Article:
It came down to pragmatism. The Zionist project was a colonialist project. The 1917 Balfour declaration and the subsequent immigration into Palestine had as its explicit aim to create an alien entity in Palestine at the expense of the indigenous population. In principle it was wrong for Palestinians to go along with it in any way, shape or form. In practice it might have avoided the Nakba that Palestinians are still suffering from today.
But despite its pragmatic stand, the British authorities took administrative measures to shut al Ihtihad down, and only five days later, on January 20, the British government declared it would give up all its security responsibilities, urging both sides to take measures to defend their respective communities. It was a clear indication that the British would not stand in the way of the violence. The British were hoping that a conflagration of the violence would force the UN to extend the British Mandate.
On September 16, 1948 Count Folke Bernadotte, who had been mandated by the UN to mediate a solution between the warring factions based on UNGAR 181, publicized his report. He proposed to redistribute the territory, with the Negev becoming part of an Arab state, crucially not a Palestinian state, but a greater Jordanian one, while the Galilee would become part of a Jewish state. It was a plan that would have suited the British well, providing territorial contiguity between the Suez Canal and Jordan all of which was under British control. But the plan never came to fruition and Bernadotte was assassinated the very next day, apparently by Jewish terrorists under the leadership of Yitzak Shamir, a later Israeli prime minister. UNGAR 181 finally died with the Swedish envoy.
While no one talks of UNGAR 181 any longer, lessons have been drawn from the experience. Most importantly, during the 19th session of the Palestinian National Council in Algiers in 1988 the Palestinian leadership adopted the so-called declaration of independence envisaging a state on the land occupied in 1967. Considering that that land is less than half of the land promised a Palestinian state by UNGAR 181 the decision was a very serious compromise in favor of peace.
The Palestinian people have also learned from the period that their greatest weapon is their presence. Israel has always wanted the land without the people. That is the single most important reason the territories occupied in 1967 were not annexed. Only east Jerusalem was annexed, at a time when the Palestinian population of this "unified Jerusalem" constituted 27 percent of the total population. Despite the best attempts of the Israeli authorities and the influx of new Jewish immigrants, Palestinians now constitute 33 percent of the city.- Published 13/9/2004 (c) bitterlemons.org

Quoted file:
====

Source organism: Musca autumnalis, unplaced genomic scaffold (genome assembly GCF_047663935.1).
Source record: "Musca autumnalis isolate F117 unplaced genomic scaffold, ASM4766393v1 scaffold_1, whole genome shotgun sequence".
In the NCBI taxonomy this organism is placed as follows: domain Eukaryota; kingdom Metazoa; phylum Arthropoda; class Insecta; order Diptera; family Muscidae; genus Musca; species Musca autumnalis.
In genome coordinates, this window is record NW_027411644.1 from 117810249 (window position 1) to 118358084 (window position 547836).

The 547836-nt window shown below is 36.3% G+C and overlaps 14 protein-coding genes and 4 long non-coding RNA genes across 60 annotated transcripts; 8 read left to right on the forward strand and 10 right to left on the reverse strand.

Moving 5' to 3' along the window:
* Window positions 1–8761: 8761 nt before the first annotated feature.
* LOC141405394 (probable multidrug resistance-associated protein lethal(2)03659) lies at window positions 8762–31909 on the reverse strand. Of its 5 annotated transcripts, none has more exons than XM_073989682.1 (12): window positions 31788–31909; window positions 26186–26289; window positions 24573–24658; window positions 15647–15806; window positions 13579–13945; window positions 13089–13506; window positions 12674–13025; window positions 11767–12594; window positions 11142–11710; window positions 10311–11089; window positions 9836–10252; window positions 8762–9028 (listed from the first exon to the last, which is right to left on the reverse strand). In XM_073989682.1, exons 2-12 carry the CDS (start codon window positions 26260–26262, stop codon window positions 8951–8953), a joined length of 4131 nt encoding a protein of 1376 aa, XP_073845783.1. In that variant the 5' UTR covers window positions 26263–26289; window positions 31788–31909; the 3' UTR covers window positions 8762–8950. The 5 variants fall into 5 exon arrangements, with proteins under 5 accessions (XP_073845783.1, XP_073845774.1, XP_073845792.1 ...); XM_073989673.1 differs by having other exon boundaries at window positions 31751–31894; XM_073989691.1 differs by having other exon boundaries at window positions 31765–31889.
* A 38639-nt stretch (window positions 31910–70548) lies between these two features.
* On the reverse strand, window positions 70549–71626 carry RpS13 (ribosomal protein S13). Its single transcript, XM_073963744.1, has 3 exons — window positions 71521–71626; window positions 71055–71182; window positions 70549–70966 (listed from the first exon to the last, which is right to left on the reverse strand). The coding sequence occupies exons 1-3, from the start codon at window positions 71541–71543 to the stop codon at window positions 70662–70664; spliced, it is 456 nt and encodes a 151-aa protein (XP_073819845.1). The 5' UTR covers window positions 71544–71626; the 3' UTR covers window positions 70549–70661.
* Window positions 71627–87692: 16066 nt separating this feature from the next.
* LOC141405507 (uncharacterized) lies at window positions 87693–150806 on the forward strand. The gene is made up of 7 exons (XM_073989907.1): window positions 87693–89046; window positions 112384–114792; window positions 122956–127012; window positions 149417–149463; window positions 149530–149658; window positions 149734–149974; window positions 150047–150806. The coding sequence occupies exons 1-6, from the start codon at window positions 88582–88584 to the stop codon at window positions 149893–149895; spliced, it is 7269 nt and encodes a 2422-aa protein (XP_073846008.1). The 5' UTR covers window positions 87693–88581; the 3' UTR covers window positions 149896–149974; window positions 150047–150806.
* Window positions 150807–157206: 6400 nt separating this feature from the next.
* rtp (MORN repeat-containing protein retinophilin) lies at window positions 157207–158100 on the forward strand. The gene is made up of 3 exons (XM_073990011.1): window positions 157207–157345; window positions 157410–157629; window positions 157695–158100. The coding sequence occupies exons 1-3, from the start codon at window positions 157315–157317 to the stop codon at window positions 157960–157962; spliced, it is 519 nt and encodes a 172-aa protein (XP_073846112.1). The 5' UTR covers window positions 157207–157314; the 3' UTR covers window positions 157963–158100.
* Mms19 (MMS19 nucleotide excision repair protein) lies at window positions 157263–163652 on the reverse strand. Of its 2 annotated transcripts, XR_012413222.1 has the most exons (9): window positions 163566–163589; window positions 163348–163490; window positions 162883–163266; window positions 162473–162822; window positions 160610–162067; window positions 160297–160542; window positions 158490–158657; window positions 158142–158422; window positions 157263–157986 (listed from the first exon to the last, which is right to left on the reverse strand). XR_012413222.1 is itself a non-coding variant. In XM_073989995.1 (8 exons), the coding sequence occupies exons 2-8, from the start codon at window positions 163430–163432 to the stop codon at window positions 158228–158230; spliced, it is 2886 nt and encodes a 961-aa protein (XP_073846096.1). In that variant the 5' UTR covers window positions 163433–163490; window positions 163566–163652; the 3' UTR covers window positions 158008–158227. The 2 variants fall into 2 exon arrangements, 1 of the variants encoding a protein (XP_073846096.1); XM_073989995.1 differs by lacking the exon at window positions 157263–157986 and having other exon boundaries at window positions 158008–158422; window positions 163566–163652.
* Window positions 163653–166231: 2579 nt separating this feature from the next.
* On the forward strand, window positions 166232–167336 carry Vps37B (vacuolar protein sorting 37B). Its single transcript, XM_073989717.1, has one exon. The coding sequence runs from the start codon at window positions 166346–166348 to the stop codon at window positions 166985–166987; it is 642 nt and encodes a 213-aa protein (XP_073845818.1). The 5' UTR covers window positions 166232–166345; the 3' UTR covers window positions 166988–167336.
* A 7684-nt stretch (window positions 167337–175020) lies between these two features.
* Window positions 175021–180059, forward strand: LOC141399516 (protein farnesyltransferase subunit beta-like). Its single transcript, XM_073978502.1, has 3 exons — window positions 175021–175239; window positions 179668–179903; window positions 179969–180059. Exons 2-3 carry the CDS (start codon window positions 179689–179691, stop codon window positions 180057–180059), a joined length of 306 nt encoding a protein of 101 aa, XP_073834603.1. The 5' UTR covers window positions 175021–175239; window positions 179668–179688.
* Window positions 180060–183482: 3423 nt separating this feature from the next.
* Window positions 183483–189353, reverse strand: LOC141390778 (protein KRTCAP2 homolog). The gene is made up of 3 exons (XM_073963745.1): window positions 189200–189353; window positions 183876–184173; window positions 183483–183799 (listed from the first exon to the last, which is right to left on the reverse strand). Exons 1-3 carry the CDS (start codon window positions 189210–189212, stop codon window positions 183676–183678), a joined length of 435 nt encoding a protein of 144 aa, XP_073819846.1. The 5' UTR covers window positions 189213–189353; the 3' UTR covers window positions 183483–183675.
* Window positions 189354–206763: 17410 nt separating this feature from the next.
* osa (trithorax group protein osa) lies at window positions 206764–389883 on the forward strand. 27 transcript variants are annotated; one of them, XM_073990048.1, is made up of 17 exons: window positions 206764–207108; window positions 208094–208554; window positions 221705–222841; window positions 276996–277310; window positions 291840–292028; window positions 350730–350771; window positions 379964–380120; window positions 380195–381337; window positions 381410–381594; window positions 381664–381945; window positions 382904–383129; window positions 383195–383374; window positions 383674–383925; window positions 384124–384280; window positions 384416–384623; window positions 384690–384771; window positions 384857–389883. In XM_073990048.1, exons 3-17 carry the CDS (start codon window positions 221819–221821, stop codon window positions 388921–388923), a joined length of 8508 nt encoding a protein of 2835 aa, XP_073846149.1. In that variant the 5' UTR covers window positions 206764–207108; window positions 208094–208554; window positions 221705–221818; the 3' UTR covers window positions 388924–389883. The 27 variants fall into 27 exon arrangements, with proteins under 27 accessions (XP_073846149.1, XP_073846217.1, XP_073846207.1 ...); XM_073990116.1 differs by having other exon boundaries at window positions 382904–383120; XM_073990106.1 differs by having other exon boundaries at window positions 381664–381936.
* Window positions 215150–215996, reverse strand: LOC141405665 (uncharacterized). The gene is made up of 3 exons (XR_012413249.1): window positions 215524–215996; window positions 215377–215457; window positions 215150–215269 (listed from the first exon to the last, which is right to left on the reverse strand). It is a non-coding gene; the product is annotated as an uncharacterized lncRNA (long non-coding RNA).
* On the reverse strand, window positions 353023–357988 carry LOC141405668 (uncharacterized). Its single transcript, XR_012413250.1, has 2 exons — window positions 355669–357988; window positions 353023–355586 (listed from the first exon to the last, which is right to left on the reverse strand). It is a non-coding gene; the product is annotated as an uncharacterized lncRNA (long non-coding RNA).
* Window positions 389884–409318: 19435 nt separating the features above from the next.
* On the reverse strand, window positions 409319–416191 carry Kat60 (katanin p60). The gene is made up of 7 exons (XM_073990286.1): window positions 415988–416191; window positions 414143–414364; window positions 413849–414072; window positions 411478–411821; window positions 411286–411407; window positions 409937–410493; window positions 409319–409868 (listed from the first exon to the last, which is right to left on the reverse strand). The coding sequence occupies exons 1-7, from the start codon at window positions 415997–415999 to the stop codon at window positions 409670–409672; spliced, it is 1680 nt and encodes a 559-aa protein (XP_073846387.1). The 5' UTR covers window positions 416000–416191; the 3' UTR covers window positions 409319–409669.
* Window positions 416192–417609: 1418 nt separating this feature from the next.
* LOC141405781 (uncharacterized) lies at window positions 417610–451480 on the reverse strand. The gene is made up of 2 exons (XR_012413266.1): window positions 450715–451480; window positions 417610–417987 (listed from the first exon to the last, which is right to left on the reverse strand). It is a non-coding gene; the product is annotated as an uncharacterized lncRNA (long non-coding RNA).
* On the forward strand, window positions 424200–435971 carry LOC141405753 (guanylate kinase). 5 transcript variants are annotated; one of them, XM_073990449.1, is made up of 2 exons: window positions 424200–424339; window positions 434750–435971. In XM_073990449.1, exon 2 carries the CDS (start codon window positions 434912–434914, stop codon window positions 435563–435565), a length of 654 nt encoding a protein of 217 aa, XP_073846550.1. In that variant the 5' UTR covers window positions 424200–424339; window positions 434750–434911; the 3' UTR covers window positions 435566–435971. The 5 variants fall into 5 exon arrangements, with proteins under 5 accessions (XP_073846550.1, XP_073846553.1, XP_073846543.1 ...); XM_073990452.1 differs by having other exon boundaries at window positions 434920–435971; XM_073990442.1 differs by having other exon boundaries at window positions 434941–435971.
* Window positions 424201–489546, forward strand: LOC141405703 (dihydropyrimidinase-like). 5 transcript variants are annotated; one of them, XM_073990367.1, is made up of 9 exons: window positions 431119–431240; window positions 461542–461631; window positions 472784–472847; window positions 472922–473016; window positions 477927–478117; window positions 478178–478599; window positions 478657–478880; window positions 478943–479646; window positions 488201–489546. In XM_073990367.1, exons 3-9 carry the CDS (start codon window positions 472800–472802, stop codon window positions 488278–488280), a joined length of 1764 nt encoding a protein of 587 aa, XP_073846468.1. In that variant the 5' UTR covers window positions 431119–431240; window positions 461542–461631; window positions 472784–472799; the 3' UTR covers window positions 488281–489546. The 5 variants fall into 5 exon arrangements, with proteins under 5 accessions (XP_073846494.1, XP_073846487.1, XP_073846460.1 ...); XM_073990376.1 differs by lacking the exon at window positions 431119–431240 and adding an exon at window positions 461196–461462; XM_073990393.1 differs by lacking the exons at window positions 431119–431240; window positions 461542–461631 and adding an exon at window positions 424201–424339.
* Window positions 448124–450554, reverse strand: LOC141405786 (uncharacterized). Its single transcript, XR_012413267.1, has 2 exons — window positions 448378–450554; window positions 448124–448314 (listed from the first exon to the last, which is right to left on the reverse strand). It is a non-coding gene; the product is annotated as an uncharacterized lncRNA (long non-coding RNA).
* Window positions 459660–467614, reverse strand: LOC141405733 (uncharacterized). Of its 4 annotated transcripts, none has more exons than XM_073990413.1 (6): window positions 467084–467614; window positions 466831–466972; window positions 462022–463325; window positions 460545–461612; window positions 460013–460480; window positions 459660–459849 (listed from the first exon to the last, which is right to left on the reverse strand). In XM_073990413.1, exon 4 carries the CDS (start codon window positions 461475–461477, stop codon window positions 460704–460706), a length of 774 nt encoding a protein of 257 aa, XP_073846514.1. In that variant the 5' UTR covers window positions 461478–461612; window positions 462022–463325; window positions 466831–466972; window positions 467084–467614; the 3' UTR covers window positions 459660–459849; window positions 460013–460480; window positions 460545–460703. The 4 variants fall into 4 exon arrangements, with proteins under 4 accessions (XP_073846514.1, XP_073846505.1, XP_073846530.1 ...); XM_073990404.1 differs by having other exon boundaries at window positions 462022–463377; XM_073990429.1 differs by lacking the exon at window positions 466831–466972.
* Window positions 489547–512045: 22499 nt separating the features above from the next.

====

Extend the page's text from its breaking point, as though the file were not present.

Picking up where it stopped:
Naim al Ashhab is a former leader of the Palestinian Communist Party and a former member of the PLO's National Council. He is now a writer and journalist.
AN ISRAELI VIEW|
The myth says we compromised
an interview with Meron Benvenisti
bitterlemons: In retrospect, was UNGAR 181 a wise decision in your view?
Benvenisti: From my point of view it was an inevitable decision. It was in line with the solutions current in that period, the British tradition of partition to resolve ethnic conflicts in India, Ireland, etc. It was fashionable. It was inevitable because it was a legitimate way of declaring war. The British left, knowing partition would not be implemented, so UNGAR 181 legitimized the beginning of hostilities, enabling the Jews to profit and get more than their share of Palestine. Nothing of UNGAR 181 was implemented, not the borders, not the economic union, not the provisions that safeguarded the interests of Palestinian inhabitants on a par with Israelis; we tend to forget that within the 181 Jewish state there was an almost equal number of Arabs and Jews. There were provisions to forbid confiscation of land. So UNGAR 181 was a dead letter from the beginning. Later a myth developed that the Jews accepted it and the Arabs rejected it. But the Jews never accepted to honestly implement it. The main aspect of partition rejected by the Jews was the internationalization of Jerusalem.